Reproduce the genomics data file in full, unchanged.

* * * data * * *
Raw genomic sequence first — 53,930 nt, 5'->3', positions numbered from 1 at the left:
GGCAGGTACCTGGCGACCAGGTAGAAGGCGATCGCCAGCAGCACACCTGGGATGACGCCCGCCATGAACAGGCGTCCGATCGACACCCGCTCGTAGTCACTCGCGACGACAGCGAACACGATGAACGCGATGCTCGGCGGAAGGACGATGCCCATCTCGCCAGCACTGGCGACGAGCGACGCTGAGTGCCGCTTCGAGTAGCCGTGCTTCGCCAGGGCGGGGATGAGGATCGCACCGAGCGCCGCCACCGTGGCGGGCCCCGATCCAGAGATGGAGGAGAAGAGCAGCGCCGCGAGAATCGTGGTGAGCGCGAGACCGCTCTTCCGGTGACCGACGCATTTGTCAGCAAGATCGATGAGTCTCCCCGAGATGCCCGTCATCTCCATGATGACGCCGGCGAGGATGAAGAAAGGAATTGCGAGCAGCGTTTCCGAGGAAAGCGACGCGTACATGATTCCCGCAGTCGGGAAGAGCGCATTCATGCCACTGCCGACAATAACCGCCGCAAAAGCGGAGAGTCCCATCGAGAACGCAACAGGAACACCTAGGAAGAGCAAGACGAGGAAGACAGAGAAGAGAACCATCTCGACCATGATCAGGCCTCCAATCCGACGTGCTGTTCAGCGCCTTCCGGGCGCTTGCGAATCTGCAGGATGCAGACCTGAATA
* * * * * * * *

Raw genomic sequence first — 53,930 nt, 5'->3', positions numbered from 1 at the left:
GGCAGGTACCTGGCGACCAGGTAGAAGGCGATCGCCAGCAGCACACCTGGGATGACGCCCGCCATGAACAGGCGTCCGATCGACACCCGCTCGTAGTCACTCGCGACGACAGCGAACACGATGAACGCGATGCTCGGCGGAAGGACGATGCCCATCTCGCCAGCACTGGCGACGAGCGACGCTGAGTGCCGCTTCGAGTAGCCGTGCTTCGCCAGGGCGGGGATGAGGATCGCACCGAGCGCCGCCACCGTGGCGGGCCCCGATCCAGAGATGGAGGAGAAGAGCAGCGCCGCGAGAATCGTGGTGAGCGCGAGACCGCTCTTCCGGTGACCGACGCATTTGTCAGCAAGATCGATGAGTCTCCCCGAGATGCCCGTCATCTCCATGATGACGCCGGCGAGGATGAAGAAAGGAATTGCGAGCAGCGTTTCCGAGGAAAGCGACGCGTACATGATTCCCGCAGTCGGGAAGAGCGCATTCATGCCACTGCCGACAATAACCGCCGCAAAAGCGGAGAGTCCCATCGAGAACGCAACAGGAACACCTAGGAAGAGCAAGACGAGGAAGACAGAGAAGAGAACCATCTCGACCATGATCAGGCCTCCAATCCGACGTGCTGTTCAGCGCCTTCCGGGCGCTTGCGAATCTGCAGGATGCAGACCTGAATA